Black Bunny

A rather grey day at Farlington Marshes, it dried up at times but the dampness in the air remained all day giving a chilly feel to what should have felt a rather mild day for early January. The reserve was fairly busy all day with lots of birdwatchers, many looking for the red-breasted goose which, unfortunately, spent most of the day on the Tangier Road refuge site on Portsea Island. There were lots of brent geese on the marsh, including the pale-bellied brent and they were joined by the red-breasted goose late in the day, by which time most of the visitors had left.

brent in Hayfield

brent in Hayfield

Generally the day was quiet and my somewhat optimistic hope of seeing the four more bird species I needed to reach 100 for the year was not matched by reality. I did see my first skylark, I know they are not rare, but surprisingly difficult to see on the fields in the winter. I also saw my first slavonian grebe of the year, albeit very distantly down the Harbour from the Point. Rather nearer, although still distant were single scaup and eider also from the Point. Just over the seawall at the Point there was a pair of stonechat accompanied by a Dartford warbler.

I did snap one other bit of wildlife, not a bird but a rabbit, but one that was a bit out of the ordinary.

black rabbit

black rabbit

There are a few black rabbits along the eastern side of the reserve and a few other sites along the northern side of Langstone Harbour and they seem to be increasing so the genes appear to have some slight advantage. There is also one other differently coloured rabbit on the Marsh, this one is pure white and frequents the north-east wall, it seems not to be an albino, just white furred.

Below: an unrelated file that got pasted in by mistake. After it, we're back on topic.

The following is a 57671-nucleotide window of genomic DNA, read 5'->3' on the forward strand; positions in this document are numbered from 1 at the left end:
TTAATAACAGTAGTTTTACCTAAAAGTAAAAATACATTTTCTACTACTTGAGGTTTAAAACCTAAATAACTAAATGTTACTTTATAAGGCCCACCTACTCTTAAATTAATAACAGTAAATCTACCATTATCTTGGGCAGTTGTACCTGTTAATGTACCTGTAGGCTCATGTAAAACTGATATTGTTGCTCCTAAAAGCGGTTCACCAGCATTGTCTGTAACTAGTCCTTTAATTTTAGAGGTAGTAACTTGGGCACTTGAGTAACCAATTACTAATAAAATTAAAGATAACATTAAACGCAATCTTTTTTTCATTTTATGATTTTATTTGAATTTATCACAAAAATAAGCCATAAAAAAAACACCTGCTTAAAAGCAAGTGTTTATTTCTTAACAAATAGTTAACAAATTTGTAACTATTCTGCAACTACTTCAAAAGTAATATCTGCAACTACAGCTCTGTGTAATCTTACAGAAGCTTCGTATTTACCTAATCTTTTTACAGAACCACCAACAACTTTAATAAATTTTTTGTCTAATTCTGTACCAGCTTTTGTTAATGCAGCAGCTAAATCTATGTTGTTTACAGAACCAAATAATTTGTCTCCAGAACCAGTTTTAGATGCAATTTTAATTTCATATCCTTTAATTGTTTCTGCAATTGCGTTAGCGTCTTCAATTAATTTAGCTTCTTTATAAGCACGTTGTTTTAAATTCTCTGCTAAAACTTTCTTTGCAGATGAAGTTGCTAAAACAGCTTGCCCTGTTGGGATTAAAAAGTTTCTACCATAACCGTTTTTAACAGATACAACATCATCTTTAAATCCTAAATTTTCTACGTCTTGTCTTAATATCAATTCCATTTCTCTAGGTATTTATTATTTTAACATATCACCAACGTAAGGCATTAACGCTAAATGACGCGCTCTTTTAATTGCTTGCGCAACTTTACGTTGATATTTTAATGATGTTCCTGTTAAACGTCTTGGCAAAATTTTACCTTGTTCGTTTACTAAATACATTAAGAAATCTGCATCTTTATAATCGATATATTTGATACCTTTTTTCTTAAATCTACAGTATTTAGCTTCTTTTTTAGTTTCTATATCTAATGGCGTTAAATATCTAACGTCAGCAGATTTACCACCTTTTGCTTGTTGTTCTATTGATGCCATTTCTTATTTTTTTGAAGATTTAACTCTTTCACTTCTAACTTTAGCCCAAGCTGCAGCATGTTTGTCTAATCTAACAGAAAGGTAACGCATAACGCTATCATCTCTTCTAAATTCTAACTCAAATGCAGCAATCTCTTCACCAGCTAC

Other sightings today included the fine male peregrine, a few bearded tit in the reeds near the Building and the 12 or so avocet west of the Lake viewpoint.

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2 thoughts on “Black Bunny

  1. all wild rabbits carry the black gene and you will only find them where the rabbit population is thriving as for the white rabbit there are at least two on the marshes and were probibly ex pet rabbits that were set free.

    • Black rabbits occur fairly frequently along the northern shore of Langstone Harbour. I have known pet rabbits to be set free on the marshes several times, and only one to have survived for more than a few days and that only for a couple of weeks. There are there or more white rabbits on the reserve, all in the same area, although not together and all are albinos and look identical to wild rabbits in every other respect, I suspect the albino gene is present in this part of the population rather than released pet rabbits.

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